QPRT


Also found in: Financial.
AcronymDefinition
QPRTQualified Personal Residence Trust
QPRTQuinolinate Phosphoribosyltransferase
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References in periodicals archive ?
These cases essentially overrule a prior attorney general opinion that denied the homestead exemption to property held in a QPRT: AGO 1994-50 (June 2, 1994).
The transferor transfers his or her home to a QPRT for a fixed period, with the trustee holding the title to the house.
Qualified personal residence trusts (QPRTs) and personal residence trusts (PRTs) are other special forms of a GRIT.
A QPRT would allow the individual to save estate and gift taxes without directly parting with cash or giving up either of the two homes.
Members of QPRT are hoping to complete the initial section as soon as the weather improves and are already closing in on their fund-raising target for the next stage of a project likely to last several years.
4th DCA 2014), considered a situation where Lyons owned the Florida homestead residence and signed a deed conveying the homestead residence to a QPRT (you may be sensing a theme in the caselaw).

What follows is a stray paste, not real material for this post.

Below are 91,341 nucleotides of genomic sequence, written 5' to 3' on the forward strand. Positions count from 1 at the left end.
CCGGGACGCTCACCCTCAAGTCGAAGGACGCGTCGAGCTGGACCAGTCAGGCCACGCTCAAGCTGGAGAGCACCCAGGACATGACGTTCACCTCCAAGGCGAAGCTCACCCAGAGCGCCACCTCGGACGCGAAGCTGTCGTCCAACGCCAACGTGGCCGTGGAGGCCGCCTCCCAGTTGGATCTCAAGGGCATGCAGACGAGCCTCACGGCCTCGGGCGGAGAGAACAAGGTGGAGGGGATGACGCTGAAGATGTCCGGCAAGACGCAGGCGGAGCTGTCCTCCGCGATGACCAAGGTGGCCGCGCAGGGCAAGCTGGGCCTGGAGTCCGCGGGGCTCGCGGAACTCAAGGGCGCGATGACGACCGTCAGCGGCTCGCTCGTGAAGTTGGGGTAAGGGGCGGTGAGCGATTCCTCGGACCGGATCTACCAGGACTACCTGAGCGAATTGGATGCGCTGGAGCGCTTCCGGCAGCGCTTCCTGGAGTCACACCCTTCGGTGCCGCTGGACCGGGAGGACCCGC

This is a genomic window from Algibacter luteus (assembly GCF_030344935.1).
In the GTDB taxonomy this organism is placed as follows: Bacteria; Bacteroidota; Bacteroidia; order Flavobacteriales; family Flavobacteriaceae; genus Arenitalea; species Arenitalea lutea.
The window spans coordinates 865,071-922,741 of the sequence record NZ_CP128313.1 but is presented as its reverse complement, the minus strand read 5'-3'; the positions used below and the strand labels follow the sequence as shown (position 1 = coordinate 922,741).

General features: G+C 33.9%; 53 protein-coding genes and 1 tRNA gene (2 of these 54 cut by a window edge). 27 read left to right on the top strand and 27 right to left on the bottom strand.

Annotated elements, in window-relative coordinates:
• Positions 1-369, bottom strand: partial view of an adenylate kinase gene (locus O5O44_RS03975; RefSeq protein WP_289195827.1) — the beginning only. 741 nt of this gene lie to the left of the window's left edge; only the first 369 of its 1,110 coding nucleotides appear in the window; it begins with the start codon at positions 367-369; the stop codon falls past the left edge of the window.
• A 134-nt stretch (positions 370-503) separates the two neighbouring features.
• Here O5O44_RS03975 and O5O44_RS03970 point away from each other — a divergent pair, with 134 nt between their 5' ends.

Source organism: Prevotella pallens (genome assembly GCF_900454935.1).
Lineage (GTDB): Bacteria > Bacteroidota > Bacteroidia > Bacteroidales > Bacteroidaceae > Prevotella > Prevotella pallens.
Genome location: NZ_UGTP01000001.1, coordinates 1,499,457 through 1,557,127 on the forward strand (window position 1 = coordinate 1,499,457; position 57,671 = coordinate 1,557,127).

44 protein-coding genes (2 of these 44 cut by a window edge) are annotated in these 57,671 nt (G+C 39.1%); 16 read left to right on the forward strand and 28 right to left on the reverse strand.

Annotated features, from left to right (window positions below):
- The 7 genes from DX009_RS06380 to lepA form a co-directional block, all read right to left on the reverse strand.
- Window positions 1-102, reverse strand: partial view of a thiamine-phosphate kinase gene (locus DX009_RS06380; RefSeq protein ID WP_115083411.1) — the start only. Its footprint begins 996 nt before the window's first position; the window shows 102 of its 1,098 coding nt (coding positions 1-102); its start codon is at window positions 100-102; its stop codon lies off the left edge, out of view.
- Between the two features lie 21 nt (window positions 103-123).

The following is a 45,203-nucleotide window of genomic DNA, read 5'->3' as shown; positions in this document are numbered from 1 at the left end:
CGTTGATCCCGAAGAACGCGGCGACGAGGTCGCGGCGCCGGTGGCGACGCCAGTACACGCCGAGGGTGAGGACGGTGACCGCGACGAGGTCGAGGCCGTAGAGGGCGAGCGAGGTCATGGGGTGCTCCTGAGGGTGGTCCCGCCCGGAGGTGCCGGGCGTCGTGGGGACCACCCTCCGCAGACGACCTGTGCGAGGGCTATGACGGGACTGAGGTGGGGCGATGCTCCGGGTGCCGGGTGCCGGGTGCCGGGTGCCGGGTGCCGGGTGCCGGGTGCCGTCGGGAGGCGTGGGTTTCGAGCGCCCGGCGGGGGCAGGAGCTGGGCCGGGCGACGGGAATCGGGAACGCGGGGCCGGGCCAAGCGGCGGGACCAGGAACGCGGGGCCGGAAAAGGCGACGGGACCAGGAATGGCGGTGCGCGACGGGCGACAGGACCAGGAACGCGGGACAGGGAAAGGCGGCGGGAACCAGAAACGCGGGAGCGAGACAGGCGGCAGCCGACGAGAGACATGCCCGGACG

The following is an example illustrating why a QPRT might have been created years ago, and how the TCJA undermines such a plan.
A QPRT is established when the grantor irrevocably transfers a personal residence to the trust for a fixed period of time, for instance 10 or 20 years, during which the grantor retains the unrestricted right to occupy the property as a personal residence.
Treasury regulations set forth several requirements for a trust to qualify as a QPRT. Among those requirements, the trust is generally prohibited from holding any asset other than the principal or one other residence to be used or held for use by the grantor, or an undivided fractional interest in either (Regs.
A QPRT is a special kind of grantor trust created for a certain number of years.
On the other hand, QPRT has been identified in rat and human CNS [38].
Section 2702 includes an exception that states the zero-value rule will not apply to a transfer "if such transfer involves the transfer of an interest in trust all the property in which consists of a residence to be used as a personal residence by persons holding term interests in such trust." (182) While section 2702 generally destroyed the effectiveness of the GRIT, this exception gave rise to two variations, the PRT and QPRT, known also as "house GRITs." (183) The PRT, closely following the statutory language, is fairly restrictive in that the only asset it allows to be transferred into the trust is the personal residence of the grantor.